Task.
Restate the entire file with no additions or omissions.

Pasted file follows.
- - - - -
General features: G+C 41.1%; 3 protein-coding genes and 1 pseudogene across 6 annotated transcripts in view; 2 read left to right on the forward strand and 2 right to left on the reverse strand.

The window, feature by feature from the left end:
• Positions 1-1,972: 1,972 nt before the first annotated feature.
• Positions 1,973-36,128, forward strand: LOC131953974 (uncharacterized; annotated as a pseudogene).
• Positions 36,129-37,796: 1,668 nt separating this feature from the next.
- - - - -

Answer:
General features: G+C 41.1%; 3 protein-coding genes and 1 pseudogene across 6 annotated transcripts in view; 2 read left to right on the forward strand and 2 right to left on the reverse strand.

The window, feature by feature from the left end:
• Positions 1-1,972: 1,972 nt before the first annotated feature.
• Positions 1,973-36,128, forward strand: LOC131953974 (uncharacterized; annotated as a pseudogene).
• Positions 36,129-37,796: 1,668 nt separating this feature from the next.